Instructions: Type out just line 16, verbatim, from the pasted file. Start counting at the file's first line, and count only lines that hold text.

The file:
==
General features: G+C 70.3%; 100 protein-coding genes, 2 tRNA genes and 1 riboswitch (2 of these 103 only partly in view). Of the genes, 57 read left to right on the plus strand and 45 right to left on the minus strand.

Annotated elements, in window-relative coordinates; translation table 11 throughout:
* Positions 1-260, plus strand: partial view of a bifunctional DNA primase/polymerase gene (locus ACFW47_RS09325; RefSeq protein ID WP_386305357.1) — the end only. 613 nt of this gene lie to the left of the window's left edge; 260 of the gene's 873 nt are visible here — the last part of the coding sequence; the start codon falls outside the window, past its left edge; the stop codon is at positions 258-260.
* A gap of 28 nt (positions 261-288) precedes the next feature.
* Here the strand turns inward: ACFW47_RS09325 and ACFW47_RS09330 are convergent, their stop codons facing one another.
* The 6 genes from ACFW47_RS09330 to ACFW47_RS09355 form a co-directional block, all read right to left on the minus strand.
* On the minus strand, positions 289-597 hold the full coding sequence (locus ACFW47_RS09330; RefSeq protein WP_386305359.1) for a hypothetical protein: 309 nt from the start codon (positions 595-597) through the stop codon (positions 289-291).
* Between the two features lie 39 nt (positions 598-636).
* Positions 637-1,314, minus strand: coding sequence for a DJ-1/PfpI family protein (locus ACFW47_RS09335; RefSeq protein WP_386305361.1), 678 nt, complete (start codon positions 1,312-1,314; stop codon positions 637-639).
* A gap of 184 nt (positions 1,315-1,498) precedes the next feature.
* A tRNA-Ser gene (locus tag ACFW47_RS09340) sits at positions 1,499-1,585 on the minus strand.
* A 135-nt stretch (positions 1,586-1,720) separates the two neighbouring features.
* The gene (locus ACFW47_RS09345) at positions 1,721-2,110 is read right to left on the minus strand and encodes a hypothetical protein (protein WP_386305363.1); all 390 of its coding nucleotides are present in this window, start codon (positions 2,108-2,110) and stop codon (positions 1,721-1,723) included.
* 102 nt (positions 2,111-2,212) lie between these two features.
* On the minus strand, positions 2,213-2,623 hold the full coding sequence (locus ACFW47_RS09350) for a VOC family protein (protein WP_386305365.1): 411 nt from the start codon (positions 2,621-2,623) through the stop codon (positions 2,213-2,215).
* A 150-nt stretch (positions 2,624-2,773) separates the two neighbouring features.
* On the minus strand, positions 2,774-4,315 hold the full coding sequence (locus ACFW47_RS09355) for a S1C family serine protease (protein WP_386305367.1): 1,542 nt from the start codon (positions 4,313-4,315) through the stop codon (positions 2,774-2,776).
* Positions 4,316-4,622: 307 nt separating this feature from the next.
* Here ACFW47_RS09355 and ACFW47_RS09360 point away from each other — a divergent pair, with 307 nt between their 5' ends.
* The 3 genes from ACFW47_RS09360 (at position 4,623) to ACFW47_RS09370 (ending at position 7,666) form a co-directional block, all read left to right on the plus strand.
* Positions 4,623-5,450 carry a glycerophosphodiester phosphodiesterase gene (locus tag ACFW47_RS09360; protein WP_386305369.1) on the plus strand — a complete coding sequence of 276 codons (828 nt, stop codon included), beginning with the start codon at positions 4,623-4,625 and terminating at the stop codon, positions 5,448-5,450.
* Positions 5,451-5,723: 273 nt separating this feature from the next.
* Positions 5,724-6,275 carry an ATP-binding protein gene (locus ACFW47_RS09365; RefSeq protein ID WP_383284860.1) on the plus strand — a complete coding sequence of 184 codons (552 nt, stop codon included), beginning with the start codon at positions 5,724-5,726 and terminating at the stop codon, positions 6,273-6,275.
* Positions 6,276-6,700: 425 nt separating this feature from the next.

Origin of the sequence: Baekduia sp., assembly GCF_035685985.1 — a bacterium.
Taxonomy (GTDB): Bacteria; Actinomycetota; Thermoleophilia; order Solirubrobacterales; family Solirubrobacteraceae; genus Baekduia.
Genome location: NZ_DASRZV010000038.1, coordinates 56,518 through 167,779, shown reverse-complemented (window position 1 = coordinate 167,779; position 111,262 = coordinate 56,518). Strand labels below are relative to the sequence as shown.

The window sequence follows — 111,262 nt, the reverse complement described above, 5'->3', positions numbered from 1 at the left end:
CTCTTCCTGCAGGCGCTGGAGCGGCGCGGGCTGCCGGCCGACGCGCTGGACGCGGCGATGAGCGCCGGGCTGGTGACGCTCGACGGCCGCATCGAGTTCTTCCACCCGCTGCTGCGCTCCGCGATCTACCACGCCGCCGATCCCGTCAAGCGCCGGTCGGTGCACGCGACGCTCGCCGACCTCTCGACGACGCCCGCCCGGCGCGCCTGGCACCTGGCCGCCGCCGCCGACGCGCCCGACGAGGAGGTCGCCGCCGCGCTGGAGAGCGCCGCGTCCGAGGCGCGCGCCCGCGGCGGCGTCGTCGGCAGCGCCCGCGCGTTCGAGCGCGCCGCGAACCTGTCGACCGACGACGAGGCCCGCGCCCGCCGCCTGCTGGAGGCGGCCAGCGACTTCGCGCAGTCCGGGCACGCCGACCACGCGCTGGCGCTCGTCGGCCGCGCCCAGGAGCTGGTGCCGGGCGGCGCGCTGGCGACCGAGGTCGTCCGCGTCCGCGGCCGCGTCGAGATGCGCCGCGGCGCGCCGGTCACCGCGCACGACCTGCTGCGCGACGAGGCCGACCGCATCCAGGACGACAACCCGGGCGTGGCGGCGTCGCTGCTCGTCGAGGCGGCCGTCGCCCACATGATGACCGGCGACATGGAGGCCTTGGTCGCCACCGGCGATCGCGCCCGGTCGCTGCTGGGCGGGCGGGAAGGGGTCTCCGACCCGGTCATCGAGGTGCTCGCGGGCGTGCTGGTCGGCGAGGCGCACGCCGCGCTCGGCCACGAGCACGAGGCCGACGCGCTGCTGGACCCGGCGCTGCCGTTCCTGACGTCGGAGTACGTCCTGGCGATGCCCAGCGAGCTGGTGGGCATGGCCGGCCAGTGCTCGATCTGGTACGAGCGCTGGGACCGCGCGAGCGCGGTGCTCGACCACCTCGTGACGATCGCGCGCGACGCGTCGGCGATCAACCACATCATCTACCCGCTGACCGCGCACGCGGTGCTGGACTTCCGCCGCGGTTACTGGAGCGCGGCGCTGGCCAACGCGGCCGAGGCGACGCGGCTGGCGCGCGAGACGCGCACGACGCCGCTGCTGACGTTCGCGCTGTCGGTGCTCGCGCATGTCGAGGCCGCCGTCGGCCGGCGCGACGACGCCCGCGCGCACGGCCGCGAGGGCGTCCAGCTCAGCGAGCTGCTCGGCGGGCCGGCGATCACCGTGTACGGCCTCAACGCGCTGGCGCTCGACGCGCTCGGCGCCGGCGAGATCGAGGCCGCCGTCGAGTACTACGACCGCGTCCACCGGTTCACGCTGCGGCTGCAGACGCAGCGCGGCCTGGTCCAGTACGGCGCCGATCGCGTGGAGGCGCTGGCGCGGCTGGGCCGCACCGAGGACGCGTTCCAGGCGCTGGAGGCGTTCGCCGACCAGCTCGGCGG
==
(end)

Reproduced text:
* A 150-nt stretch (positions 2,624-2,773) separates the two neighbouring features.